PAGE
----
Imagine a future in which you could tell your spouse about your day by simply transferring the memory to them, or one in which you could pass your memories on even after your death. These scenarios may seem far ahead in the future, but steps are definitely being taken towards this development. To combat our natural memory inaccuracy and decline due to old age or Alzheimer’s disease, which has been found in 1 out of every 10 people over 65 years old (WHO, 2017), scientists are beginning to investigate the biology of memory and the ways in which the process of making memories can be improved. A recent and controversial article published by Science News reported that RNA may be used to transfer memories from one sea slug to another. Bedecarrats et al. 2018 claimed that they were able to transfer memories from neurons of sea slugs (Aplysia californica) by first sensitizing the slugs with shocks until they had a long-lasting withdrawal response to touch. Then, the researchers extracted the RNA from the sensory neurons of the shocked slugs, and injected that RNA into the sensory neurons of non-sensitized sea slugs (figure 1). The authors postulated that the sensitization occurred because the donor sea slug underwent epigenetic changes, or when a methyl group gets attached to the DNA and modulates gene expression (D’Urso et al. 2014). This whole process resulted in a transfer of sensitization (a form of implicit, or unconscious, memory) to the recipient slug, as it experienced the same long-lasting response to touch that the donor slug did.

Tuesday, October 2, 2018

How to be Opportunistic, Not Manipulative

By Nathan Ahlgrim

Opportunistic Research
Government data is often used to
answer key research questions.
Image courtesy of the U.S. Census Bureau

Opportunistic research has a long and prosperous history across the sciences. Research is classified as
opportunistic when researchers take advantage of a special situation. Quasi-experiments enabled by government programs, unique or isolated populations, and once-in-a-lifetime events can all trigger opportunistic research where no experiments were initially planned. Opportunistic research is not categorically problematic. If anything, it is categorically efficient. Many a study could not be ethically, financially, or logistically performed in the context of a randomized control trial.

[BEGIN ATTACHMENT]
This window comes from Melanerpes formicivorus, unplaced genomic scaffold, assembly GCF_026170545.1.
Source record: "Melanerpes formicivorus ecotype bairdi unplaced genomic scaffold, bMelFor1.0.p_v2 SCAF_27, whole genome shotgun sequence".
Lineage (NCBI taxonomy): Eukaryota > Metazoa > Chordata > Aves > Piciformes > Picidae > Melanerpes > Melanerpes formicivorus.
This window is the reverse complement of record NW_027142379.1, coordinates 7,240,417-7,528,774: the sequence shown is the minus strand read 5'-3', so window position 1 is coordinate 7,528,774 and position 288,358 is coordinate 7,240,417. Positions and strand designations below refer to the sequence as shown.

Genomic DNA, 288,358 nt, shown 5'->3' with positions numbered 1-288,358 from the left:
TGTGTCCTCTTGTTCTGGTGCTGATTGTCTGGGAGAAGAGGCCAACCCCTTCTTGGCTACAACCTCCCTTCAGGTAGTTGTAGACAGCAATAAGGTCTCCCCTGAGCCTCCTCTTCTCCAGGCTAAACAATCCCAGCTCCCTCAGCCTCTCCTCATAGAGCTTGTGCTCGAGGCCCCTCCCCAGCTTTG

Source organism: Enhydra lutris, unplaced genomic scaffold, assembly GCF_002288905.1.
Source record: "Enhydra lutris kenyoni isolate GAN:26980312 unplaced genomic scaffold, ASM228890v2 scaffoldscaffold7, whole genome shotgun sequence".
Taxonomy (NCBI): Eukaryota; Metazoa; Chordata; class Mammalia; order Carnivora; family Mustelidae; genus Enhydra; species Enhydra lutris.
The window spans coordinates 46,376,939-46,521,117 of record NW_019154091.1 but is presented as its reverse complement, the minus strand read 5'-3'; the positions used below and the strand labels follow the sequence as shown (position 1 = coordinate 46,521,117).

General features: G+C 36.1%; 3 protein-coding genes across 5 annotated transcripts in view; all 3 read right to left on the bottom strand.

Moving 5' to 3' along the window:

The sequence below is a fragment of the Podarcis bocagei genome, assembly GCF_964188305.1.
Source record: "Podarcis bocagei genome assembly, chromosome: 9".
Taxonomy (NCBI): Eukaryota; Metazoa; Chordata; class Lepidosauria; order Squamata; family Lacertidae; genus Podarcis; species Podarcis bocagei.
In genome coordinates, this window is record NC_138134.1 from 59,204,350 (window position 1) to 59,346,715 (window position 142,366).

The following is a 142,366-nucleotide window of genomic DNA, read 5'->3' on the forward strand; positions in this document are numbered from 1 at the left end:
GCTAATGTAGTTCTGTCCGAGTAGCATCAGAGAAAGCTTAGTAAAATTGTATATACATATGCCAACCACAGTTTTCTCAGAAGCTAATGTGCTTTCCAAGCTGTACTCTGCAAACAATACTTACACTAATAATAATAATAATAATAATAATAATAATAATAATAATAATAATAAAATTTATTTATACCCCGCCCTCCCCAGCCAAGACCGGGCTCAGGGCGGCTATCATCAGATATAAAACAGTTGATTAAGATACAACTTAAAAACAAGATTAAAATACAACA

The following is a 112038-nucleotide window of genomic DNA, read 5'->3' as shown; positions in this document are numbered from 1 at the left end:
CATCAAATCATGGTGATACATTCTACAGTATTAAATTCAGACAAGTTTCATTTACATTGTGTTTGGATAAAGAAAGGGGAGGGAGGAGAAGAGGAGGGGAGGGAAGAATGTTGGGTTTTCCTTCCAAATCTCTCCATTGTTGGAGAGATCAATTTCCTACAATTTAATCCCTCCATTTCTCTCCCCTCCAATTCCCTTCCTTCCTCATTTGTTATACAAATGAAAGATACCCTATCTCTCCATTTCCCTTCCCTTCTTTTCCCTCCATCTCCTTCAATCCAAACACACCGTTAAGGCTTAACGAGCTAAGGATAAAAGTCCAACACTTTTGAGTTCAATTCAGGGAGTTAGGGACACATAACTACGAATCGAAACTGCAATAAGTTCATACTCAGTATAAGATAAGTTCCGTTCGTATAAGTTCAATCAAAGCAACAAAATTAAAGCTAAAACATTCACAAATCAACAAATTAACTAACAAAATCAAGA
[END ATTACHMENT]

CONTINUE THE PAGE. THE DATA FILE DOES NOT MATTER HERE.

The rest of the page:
Biomedical research is certainly not the only field that utilizes opportunistic research, but it does present additional ethical challenges. In contrast, many questions in social science research can only be ethically tested via opportunistic research, since funding agencies are wary of explicitly withholding resources from a ‘control’ population (Resch et al., 2014). We, as scientists, are indebted to patients who choose to donate their time and bodies to participate in scientific research while inside an inpatient ward; their volunteerism is the only way to perform some types of research.

Almost all information we have about human neurons comes from generous patients. For example, patients with treatment-resistant epilepsy can have tiny wires lowered into their brains, a technique known as intracranial microelectrode recording, enabling physicians to listen in on the neuronal chatter at a resolution normally restricted to animal models (Inman et al., 2017; Chiong et al., 2018). Seizures, caused by runaway excitation of the brain, are best detected by recording electrical signals throughout the brain. By having such fine spatial resolution inside a patient’s brain, surgeons can be incredibly precise in locating the site of the seizure and treating the patient. It’s what else those wires are used for that introduces thorny research ethics.